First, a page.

After the first snow two weeks earlier, Nat had magically appeared in his truck, a battered yellow plow angled rakishly on the front. We hadn’t spoken since his final wood delivery in October, and I was planning on calling him but didn’t want to call until the road was truly impassable and the cupboard truly bare—not just because of my backwoodsman pride but also because of my backwoodsman lack of money. But with only about six inches on the ground, he’d come on his own. He’d rolled down his window, ashed his cigarette. “Long stretch coming in heayah from Mooreland Road.”
It was a very long stretch.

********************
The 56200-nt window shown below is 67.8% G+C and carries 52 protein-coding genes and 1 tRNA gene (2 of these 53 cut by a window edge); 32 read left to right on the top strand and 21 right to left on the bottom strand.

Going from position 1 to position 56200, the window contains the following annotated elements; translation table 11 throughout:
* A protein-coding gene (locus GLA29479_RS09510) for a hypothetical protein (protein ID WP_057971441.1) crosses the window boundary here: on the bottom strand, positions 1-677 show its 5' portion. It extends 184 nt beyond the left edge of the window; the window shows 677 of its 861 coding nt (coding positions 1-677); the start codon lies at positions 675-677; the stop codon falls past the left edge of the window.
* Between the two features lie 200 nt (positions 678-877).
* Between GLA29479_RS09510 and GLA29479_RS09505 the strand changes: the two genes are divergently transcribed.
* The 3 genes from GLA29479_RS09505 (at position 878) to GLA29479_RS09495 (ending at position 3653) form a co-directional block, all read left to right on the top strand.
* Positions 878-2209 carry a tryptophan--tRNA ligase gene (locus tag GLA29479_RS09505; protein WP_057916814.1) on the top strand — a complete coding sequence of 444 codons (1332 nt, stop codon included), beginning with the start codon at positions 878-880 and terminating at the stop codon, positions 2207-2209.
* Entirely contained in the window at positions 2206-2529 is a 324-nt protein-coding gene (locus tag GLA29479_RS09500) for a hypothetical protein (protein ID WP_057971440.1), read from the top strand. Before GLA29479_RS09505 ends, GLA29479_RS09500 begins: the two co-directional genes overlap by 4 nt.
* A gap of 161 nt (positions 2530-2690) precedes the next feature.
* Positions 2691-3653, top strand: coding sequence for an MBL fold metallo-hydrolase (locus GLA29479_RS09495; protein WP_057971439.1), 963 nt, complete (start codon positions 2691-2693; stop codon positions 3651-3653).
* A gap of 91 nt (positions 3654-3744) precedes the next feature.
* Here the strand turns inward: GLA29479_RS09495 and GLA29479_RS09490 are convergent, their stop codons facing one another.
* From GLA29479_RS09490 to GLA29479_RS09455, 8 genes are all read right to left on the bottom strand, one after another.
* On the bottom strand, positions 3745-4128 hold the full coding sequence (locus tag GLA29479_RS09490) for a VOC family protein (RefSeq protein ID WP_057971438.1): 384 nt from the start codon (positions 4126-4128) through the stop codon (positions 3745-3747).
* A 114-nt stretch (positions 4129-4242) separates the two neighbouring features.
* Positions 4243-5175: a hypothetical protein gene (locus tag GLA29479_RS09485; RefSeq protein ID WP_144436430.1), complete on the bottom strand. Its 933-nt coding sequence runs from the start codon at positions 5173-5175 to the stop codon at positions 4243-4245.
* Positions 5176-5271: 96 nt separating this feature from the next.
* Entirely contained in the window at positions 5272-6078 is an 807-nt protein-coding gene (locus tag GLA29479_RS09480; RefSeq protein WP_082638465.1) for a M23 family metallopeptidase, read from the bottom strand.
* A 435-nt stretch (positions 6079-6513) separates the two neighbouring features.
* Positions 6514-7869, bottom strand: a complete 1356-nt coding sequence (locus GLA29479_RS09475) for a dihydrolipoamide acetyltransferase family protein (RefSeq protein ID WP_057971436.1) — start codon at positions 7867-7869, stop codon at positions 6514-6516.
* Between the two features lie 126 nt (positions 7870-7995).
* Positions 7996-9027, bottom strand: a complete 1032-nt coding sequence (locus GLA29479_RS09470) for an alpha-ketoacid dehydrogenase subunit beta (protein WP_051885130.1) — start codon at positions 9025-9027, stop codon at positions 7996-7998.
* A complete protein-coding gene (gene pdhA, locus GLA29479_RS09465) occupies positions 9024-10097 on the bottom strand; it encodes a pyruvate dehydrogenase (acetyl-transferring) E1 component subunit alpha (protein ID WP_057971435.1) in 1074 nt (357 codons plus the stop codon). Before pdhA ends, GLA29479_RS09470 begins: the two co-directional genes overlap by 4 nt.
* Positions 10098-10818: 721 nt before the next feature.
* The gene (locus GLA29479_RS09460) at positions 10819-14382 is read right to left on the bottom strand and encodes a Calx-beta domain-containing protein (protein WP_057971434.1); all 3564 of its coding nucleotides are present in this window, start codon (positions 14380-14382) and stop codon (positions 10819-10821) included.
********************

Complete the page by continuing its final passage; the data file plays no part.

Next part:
“I’ll show with the snow. Not for a few inches like this, but when you need it.”
He’d looked straight ahead, the truck idling. I tried to think of what I could afford. I had just under $1,900 in my bank account. The wood was paid for, no expenses other than about a $150 a month for food, but Lev had mentioned the possibility of staying for another year.
Nat suggested $225 for the winter. I couldn’t tell if he was lowballing, so the flatlander would do his negotiating for him, or if he was just being generous. Did I look that hard-up?
“Deal,” I said.
Since then, there’d been a few inches almost every night, and he hadn’t come. But I didn’t want to call. I didn’t want to look helpless or desperate. I didn’t want to look like some young idealist who had gotten himself in over his head. And, on a deeper level, maybe I needed to believe that Nat really was looking out for me—and that if the snow warranted it, he would come.